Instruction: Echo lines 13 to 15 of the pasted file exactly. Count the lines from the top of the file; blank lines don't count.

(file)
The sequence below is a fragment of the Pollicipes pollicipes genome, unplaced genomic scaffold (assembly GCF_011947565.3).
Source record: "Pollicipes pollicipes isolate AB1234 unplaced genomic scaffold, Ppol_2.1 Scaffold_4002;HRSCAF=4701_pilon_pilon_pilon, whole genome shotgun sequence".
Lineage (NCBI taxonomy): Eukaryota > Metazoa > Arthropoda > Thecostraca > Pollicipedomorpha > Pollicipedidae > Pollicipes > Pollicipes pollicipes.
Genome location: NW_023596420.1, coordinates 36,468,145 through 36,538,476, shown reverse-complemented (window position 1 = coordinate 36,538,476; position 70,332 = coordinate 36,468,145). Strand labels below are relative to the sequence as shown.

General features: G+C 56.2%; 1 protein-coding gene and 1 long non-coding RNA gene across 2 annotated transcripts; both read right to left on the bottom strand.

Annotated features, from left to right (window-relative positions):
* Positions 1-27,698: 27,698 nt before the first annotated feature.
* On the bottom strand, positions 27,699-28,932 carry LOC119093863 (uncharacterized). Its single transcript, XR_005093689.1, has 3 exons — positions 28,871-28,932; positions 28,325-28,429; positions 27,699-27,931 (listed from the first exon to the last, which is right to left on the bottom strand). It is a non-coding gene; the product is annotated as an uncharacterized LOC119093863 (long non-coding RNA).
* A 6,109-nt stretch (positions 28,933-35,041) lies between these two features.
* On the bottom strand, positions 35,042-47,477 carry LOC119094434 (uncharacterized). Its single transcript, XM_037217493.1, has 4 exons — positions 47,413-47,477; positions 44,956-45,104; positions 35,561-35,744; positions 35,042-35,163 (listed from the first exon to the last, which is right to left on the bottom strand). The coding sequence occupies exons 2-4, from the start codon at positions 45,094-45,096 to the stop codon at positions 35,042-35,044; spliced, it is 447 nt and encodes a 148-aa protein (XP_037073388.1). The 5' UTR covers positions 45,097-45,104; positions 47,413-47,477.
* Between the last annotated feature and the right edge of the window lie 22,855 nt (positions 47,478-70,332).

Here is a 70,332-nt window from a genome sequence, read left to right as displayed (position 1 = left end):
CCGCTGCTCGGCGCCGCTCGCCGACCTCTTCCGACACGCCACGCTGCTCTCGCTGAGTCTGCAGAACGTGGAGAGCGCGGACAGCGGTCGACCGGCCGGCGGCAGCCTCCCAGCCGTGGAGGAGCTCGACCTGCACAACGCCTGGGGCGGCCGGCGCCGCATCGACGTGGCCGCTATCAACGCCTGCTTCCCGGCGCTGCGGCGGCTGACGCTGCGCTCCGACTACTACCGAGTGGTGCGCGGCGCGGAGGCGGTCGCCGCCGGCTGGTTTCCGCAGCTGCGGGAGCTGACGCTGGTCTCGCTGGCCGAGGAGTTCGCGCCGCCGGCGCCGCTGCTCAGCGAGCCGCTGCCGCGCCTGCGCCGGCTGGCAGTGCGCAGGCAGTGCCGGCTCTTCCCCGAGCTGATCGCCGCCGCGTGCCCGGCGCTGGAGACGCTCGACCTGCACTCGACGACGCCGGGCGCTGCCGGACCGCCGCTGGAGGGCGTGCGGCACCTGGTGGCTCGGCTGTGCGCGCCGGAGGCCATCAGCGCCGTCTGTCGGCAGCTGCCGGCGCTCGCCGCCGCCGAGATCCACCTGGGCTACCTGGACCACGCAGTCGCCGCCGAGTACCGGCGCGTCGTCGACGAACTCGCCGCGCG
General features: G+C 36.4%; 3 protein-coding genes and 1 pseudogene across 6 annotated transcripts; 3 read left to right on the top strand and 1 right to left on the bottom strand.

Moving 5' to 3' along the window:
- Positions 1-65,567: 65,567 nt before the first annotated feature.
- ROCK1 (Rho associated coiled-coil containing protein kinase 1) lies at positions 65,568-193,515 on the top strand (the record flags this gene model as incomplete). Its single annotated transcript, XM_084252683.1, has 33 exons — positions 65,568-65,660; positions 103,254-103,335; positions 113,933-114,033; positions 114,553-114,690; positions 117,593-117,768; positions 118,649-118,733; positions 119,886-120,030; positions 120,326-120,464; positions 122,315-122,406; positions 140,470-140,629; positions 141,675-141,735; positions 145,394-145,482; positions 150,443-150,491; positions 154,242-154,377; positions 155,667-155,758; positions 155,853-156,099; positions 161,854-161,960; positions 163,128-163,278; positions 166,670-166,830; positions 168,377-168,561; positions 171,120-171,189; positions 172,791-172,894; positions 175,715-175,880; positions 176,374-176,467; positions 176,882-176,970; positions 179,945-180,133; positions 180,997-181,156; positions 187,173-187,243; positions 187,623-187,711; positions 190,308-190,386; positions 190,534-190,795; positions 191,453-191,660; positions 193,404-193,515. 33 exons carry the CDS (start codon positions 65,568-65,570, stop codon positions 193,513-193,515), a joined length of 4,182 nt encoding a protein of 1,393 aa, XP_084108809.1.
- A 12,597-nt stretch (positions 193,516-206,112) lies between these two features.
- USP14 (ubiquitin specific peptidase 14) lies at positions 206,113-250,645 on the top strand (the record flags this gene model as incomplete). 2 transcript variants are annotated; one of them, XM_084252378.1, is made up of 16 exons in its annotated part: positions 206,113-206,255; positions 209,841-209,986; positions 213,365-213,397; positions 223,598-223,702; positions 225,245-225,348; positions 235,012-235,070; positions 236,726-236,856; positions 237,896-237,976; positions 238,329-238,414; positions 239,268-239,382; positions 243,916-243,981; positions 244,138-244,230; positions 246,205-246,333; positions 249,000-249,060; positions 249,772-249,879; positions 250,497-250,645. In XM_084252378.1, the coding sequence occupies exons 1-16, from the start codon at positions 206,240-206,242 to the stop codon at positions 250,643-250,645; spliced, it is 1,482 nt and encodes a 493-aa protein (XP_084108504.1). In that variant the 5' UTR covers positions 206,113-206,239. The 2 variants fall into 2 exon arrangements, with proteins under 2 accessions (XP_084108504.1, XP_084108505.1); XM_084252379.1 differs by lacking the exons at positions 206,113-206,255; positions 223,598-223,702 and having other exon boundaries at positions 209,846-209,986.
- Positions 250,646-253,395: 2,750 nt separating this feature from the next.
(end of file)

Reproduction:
CCGCTGCTCGGCGCCGCTCGCCGACCTCTTCCGACACGCCACGCTGCTCTCGCTGAGTCTGCAGAACGTGGAGAGCGCGGACAGCGGTCGACCGGCCGGCGGCAGCCTCCCAGCCGTGGAGGAGCTCGACCTGCACAACGCCTGGGGCGGCCGGCGCCGCATCGACGTGGCCGCTATCAACGCCTGCTTCCCGGCGCTGCGGCGGCTGACGCTGCGCTCCGACTACTACCGAGTGGTGCGCGGCGCGGAGGCGGTCGCCGCCGGCTGGTTTCCGCAGCTGCGGGAGCTGACGCTGGTCTCGCTGGCCGAGGAGTTCGCGCCGCCGGCGCCGCTGCTCAGCGAGCCGCTGCCGCGCCTGCGCCGGCTGGCAGTGCGCAGGCAGTGCCGGCTCTTCCCCGAGCTGATCGCCGCCGCGTGCCCGGCGCTGGAGACGCTCGACCTGCACTCGACGACGCCGGGCGCTGCCGGACCGCCGCTGGAGGGCGTGCGGCACCTGGTGGCTCGGCTGTGCGCGCCGGAGGCCATCAGCGCCGTCTGTCGGCAGCTGCCGGCGCTCGCCGCCGCCGAGATCCACCTGGGCTACCTGGACCACGCAGTCGCCGCCGAGTACCGGCGCGTCGTCGACGAACTCGCCGCGCG
General features: G+C 36.4%; 3 protein-coding genes and 1 pseudogene across 6 annotated transcripts; 3 read left to right on the top strand and 1 right to left on the bottom strand.

Moving 5' to 3' along the window: